My son loves to sit with me and work on anything electronic. My daughter likes this too – she’s soldered at least six or seven kits – but my son is absolutely driven, and asks me all the time if we can do some kind of project, whether it be tearing apart old hard drives, cracking open wall warts, or building kits. He also loves mechanical projects, even riveting a shoe back together. I keep my eye out for good projects to do together.
The Gobo Stereo Audio Amplifier Kit from Boxed Kit Amps looked the ticket. It is inexpensive at $100, which includes the laser-cut case. There are three separate boards (power supply and linear amps for L and R) so we could do a little each day over the course of a week. Here is our finished product:
The case is attractive, if a little delicate. The flex hinges look great in transparent plastic, but although they look like they provide airflow, they don’t really. There is, of course, no shielding that a metal case might provide.
The instructions are nicely done. (There was a minor mistake in the URL emailed for the PDF, linking to the wrong file, but squinting at it made the mistake clear.) They emphasize safety, and being systematic to avoid mistakes.
It was amusing that the photographed examples were done on a Silpat silicone baking sheet exactly like the one we were using.
Here are my comments on assembly:
The transformer leads are a bit confusing. Throughout the instructions one has to make choices about how long to cut wires early, before well-informed choices about routing in the case are possible. It will eliminate a lot of anxiety if the next version of the instructions give a suggested length for each wire that needs to be cut.
The most aggravation came from getting stranded wires into their PCB holes. The plated holes are exactly the width of the pristine wire if it is flawlessly stripped. The smallest eccentricity, twist, or bend to the strand bundle will not allow it to fit through. I usually ended up having to clip off a fraction of the strands, and then soldering both front and back of the board to try to recover some structural integrity from the lost strands. Widening the holes slightly would go a long way to decrease the frustration. EDIT: they’ve now fixed this by reducing the wire size, see the comments.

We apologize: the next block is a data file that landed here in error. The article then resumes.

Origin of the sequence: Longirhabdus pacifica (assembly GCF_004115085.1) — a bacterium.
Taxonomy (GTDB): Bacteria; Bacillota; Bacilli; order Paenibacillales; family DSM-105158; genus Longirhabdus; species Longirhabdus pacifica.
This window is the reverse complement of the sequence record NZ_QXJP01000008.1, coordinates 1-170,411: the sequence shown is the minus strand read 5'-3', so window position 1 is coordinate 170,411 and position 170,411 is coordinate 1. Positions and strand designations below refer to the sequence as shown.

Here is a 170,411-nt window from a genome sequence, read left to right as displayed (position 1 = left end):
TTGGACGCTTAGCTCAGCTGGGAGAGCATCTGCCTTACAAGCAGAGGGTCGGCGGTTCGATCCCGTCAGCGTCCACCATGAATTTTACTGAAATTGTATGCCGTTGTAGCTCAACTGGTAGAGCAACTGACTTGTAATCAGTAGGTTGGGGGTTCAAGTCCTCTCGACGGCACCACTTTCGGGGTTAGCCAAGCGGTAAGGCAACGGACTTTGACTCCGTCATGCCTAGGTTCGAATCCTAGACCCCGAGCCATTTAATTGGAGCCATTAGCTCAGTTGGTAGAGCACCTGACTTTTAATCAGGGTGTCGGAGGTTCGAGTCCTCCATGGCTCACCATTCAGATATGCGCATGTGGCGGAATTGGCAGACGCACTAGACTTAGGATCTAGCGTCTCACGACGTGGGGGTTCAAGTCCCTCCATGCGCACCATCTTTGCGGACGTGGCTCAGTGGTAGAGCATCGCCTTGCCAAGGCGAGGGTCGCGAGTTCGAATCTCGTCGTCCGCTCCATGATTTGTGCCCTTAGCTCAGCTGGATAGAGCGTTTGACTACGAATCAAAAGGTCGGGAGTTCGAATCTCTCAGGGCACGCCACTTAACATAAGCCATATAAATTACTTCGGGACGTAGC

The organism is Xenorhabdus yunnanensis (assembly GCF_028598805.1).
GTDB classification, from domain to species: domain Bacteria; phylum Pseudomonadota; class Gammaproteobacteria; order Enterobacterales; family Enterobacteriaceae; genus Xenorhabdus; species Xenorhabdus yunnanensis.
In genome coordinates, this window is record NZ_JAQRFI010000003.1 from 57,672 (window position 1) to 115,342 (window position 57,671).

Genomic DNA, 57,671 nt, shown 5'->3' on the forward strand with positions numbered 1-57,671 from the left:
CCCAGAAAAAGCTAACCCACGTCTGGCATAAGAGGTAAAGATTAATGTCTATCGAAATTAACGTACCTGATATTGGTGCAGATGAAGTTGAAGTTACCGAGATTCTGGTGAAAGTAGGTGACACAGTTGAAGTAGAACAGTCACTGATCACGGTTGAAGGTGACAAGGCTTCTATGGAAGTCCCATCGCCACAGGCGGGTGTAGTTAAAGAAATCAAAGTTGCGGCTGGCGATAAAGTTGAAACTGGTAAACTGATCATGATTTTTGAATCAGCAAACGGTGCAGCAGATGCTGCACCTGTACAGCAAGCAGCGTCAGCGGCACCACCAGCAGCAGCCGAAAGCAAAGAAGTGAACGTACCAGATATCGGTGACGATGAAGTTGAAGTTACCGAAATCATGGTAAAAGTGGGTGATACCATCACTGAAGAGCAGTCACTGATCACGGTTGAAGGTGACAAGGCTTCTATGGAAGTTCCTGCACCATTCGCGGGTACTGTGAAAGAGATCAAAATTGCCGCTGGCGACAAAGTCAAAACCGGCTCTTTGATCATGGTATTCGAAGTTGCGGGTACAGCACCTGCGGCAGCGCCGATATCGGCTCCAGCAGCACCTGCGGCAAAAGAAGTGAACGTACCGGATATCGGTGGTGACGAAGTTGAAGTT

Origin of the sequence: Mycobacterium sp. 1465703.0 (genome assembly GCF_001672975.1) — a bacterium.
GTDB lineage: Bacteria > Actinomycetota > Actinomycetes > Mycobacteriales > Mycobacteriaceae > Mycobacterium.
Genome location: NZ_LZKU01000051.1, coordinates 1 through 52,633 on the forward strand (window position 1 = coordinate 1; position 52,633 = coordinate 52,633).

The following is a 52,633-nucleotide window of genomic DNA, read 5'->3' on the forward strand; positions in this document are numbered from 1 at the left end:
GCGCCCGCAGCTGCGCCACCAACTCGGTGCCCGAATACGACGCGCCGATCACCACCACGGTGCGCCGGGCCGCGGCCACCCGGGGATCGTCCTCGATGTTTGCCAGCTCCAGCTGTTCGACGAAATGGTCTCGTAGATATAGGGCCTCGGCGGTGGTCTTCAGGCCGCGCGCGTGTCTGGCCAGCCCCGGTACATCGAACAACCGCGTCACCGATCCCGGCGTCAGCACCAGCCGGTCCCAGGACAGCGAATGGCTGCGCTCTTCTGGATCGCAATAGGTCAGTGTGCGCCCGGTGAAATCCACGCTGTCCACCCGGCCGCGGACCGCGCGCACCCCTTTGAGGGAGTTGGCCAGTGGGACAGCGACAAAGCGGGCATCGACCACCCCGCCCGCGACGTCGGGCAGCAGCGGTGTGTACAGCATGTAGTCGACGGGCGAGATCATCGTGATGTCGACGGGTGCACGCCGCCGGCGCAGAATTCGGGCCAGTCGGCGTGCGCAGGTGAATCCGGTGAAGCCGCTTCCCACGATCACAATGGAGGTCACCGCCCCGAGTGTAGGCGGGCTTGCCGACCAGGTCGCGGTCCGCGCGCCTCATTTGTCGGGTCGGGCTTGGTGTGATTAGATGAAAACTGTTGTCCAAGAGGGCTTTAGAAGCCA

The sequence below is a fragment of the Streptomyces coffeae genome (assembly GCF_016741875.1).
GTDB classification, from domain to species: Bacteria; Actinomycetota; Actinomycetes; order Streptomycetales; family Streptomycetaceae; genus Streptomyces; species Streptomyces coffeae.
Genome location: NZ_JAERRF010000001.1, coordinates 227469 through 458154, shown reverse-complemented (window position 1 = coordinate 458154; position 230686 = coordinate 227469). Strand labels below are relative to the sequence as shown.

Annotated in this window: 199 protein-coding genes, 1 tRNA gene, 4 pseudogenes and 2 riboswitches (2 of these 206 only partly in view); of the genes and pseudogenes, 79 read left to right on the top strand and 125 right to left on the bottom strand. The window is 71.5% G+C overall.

Assembly was otherwise straightforward and there are very few mistakes in the manual. The “Options and Improvements” section needs work. I put a neon bulb in the power supply board as we went, which was specified as optional on the schematics and appeared sensible at the time, but turned out to be in the way of wiring later. I chose to install a pair of optional MKP1837 bypass caps in the power supply board, which was recommended in the manual and on their forum. The bummer was paying overpriced shipping for the otherwise inexpensive caps from Newark. I ordered two extra caps, so if you chose to do this kit, I’ll mail them to you.
The amp sounds fine but I didn’t carefully test it. I did a fast comparison using Room EQ Wizard, a Dayton Audio UMM-6 mic, some cheapo TV speaker modules, and a comparable 50W AudioSource AMP-100 amplifier. I simply swapped the amplifiers, keeping as much as possible the same, and measured the frequency response with each. Volumes are not comparable, but the ratio ought to be the same across the range.
This graph shows the two measured responses averaged at 1/3 octaves, and their ratio:
The speakers can’t reproduce the low end so those wiggles are just noise, but that 5db lump indicates something is wrong. I didn’t bother track it down yet. I kind of doubt the amp is the problem – so many variables are poorly controlled here, and I lean towards blaming resonance in the speakers, since they were operated at different volumes.
In conclusion, this kit was well worth the time we spent on it, and I recommend it. While you can buy an equivalent amp of superior construction for about the same price, you won’t feel your time wasted here. My only regret was swearing in front of my son when dealing with stranded wires into small PCB holes.